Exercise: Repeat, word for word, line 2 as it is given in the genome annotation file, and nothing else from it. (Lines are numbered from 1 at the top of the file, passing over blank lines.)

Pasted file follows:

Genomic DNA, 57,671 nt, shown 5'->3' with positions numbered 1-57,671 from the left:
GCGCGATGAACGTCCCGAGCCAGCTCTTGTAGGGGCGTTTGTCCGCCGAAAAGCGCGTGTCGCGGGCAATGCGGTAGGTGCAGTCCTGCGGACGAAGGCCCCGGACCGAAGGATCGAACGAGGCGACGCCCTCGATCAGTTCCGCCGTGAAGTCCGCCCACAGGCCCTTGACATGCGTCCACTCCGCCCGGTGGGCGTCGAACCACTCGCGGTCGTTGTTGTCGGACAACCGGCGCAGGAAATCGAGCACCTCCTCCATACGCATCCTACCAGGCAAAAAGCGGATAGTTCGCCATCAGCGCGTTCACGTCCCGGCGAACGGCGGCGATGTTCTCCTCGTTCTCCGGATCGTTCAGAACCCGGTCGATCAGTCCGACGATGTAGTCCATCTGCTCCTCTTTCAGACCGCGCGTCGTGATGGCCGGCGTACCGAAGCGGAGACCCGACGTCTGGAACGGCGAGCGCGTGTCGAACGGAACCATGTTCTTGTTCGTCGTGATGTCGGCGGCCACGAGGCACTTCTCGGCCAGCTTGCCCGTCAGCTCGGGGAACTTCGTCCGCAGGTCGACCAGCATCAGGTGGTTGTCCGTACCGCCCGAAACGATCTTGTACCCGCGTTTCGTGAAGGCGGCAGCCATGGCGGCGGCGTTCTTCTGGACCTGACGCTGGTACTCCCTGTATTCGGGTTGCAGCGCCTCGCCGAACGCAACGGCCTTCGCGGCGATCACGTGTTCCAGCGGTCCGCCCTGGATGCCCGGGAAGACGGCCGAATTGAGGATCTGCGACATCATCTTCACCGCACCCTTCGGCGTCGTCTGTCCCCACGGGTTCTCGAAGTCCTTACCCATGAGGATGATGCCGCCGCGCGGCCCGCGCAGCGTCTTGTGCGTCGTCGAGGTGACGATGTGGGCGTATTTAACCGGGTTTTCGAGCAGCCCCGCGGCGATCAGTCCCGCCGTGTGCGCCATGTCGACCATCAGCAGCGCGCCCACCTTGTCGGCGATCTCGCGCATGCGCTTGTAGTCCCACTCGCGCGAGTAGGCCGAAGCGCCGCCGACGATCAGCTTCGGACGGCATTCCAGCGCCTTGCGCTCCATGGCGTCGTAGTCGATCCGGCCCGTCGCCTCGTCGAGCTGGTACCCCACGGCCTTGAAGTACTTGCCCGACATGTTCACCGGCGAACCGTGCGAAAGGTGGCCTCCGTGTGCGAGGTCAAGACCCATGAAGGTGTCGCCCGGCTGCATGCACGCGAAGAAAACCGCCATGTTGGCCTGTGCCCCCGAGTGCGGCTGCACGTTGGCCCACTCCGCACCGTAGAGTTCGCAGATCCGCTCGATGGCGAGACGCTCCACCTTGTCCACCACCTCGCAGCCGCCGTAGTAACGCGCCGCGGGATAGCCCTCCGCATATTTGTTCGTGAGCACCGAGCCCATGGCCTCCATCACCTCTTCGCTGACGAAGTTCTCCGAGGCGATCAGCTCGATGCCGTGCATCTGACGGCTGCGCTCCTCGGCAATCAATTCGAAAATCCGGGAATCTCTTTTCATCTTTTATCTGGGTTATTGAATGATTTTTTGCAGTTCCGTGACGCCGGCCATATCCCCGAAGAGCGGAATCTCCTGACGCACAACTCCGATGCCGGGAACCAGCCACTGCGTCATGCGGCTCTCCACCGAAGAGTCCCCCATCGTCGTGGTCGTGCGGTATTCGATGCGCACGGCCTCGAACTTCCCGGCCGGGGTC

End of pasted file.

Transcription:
GCGCGATGAACGTCCCGAGCCAGCTCTTGTAGGGGCGTTTGTCCGCCGAAAAGCGCGTGTCGCGGGCAATGCGGTAGGTGCAGTCCTGCGGACGAAGGCCCCGGACCGAAGGATCGAACGAGGCGACGCCCTCGATCAGTTCCGCCGTGAAGTCCGCCCACAGGCCCTTGACATGCGTCCACTCCGCCCGGTGGGCGTCGAACCACTCGCGGTCGTTGTTGTCGGACAACCGGCGCAGGAAATCGAGCACCTCCTCCATACGCATCCTACCAGGCAAAAAGCGGATAGTTCGCCATCAGCGCGTTCACGTCCCGGCGAACGGCGGCGATGTTCTCCTCGTTCTCCGGATCGTTCAGAACCCGGTCGATCAGTCCGACGATGTAGTCCATCTGCTCCTCTTTCAGACCGCGCGTCGTGATGGCCGGCGTACCGAAGCGGAGACCCGACGTCTGGAACGGCGAGCGCGTGTCGAACGGAACCATGTTCTTGTTCGTCGTGATGTCGGCGGCCACGAGGCACTTCTCGGCCAGCTTGCCCGTCAGCTCGGGGAACTTCGTCCGCAGGTCGACCAGCATCAGGTGGTTGTCCGTACCGCCCGAAACGATCTTGTACCCGCGTTTCGTGAAGGCGGCAGCCATGGCGGCGGCGTTCTTCTGGACCTGACGCTGGTACTCCCTGTATTCGGGTTGCAGCGCCTCGCCGAACGCAACGGCCTTCGCGGCGATCACGTGTTCCAGCGGTCCGCCCTGGATGCCCGGGAAGACGGCCGAATTGAGGATCTGCGACATCATCTTCACCGCACCCTTCGGCGTCGTCTGTCCCCACGGGTTCTCGAAGTCCTTACCCATGAGGATGATGCCGCCGCGCGGCCCGCGCAGCGTCTTGTGCGTCGTCGAGGTGACGATGTGGGCGTATTTAACCGGGTTTTCGAGCAGCCCCGCGGCGATCAGTCCCGCCGTGTGCGCCATGTCGACCATCAGCAGCGCGCCCACCTTGTCGGCGATCTCGCGCATGCGCTTGTAGTCCCACTCGCGCGAGTAGGCCGAAGCGCCGCCGACGATCAGCTTCGGACGGCATTCCAGCGCCTTGCGCTCCATGGCGTCGTAGTCGATCCGGCCCGTCGCCTCGTCGAGCTGGTACCCCACGGCCTTGAAGTACTTGCCCGACATGTTCACCGGCGAACCGTGCGAAAGGTGGCCTCCGTGTGCGAGGTCAAGACCCATGAAGGTGTCGCCCGGCTGCATGCACGCGAAGAAAACCGCCATGTTGGCCTGTGCCCCCGAGTGCGGCTGCACGTTGGCCCACTCCGCACCGTAGAGTTCGCAGATCCGCTCGATGGCGAGACGCTCCACCTTGTCCACCACCTCGCAGCCGCCGTAGTAACGCGCCGCGGGATAGCCCTCCGCATATTTGTTCGTGAGCACCGAGCCCATGGCCTCCATCACCTCTTCGCTGACGAAGTTCTCCGAGGCGATCAGCTCGATGCCGTGCATCTGACGGCTGCGCTCCTCGGCAATCAATTCGAAAATCCGGGAATCTCTTTTCATCTTTTATCTGGGTTATTGAATGATTTTTTGCAGTTCCGTGACGCCGGCCATATCCCCGAAGAGCGGAATCTCCTGACGCACAACTCCGATGCCGGGAACCAGCCACTGCGTCATGCGGCTCTCCACCGAAGAGTCCCCCATCGTCGTGGTCGTGCGGTATTCGATGCGCACGGCCTCGAACTTCCCGGCCGGGGTC